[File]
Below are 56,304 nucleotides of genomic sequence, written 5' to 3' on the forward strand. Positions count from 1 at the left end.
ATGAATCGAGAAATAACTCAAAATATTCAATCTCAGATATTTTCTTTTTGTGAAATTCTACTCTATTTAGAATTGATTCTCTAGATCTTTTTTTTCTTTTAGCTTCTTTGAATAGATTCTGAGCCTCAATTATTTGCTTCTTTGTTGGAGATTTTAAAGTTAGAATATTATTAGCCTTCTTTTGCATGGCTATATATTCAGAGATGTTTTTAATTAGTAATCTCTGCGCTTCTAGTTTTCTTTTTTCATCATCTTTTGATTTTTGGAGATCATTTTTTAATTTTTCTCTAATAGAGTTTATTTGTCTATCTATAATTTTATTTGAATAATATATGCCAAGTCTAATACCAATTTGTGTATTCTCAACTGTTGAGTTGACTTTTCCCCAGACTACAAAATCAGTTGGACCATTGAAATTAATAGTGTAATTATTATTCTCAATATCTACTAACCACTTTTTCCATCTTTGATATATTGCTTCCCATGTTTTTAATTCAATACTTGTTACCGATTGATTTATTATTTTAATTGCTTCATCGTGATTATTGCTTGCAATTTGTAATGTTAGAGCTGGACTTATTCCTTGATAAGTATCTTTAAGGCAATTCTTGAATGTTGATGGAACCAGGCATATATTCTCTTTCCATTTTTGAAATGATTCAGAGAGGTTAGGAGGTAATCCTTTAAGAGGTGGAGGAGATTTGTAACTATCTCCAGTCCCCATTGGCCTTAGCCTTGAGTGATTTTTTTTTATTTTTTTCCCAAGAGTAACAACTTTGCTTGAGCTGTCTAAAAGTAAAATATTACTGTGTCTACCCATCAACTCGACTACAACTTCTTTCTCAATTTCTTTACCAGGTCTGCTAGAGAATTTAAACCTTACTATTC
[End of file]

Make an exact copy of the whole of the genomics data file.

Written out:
Below are 56,304 nucleotides of genomic sequence, written 5' to 3' on the forward strand. Positions count from 1 at the left end.
ATGAATCGAGAAATAACTCAAAATATTCAATCTCAGATATTTTCTTTTTGTGAAATTCTACTCTATTTAGAATTGATTCTCTAGATCTTTTTTTTCTTTTAGCTTCTTTGAATAGATTCTGAGCCTCAATTATTTGCTTCTTTGTTGGAGATTTTAAAGTTAGAATATTATTAGCCTTCTTTTGCATGGCTATATATTCAGAGATGTTTTTAATTAGTAATCTCTGCGCTTCTAGTTTTCTTTTTTCATCATCTTTTGATTTTTGGAGATCATTTTTTAATTTTTCTCTAATAGAGTTTATTTGTCTATCTATAATTTTATTTGAATAATATATGCCAAGTCTAATACCAATTTGTGTATTCTCAACTGTTGAGTTGACTTTTCCCCAGACTACAAAATCAGTTGGACCATTGAAATTAATAGTGTAATTATTATTCTCAATATCTACTAACCACTTTTTCCATCTTTGATATATTGCTTCCCATGTTTTTAATTCAATACTTGTTACCGATTGATTTATTATTTTAATTGCTTCATCGTGATTATTGCTTGCAATTTGTAATGTTAGAGCTGGACTTATTCCTTGATAAGTATCTTTAAGGCAATTCTTGAATGTTGATGGAACCAGGCATATATTCTCTTTCCATTTTTGAAATGATTCAGAGAGGTTAGGAGGTAATCCTTTAAGAGGTGGAGGAGATTTGTAACTATCTCCAGTCCCCATTGGCCTTAGCCTTGAGTGATTTTTTTTTATTTTTTTCCCAAGAGTAACAACTTTGCTTGAGCTGTCTAAAAGTAAAATATTACTGTGTCTACCCATCAACTCGACTACAACTTCTTTCTCAATTTCTTTACCAGGTCTGCTAGAGAATTTAAACCTTACTATTC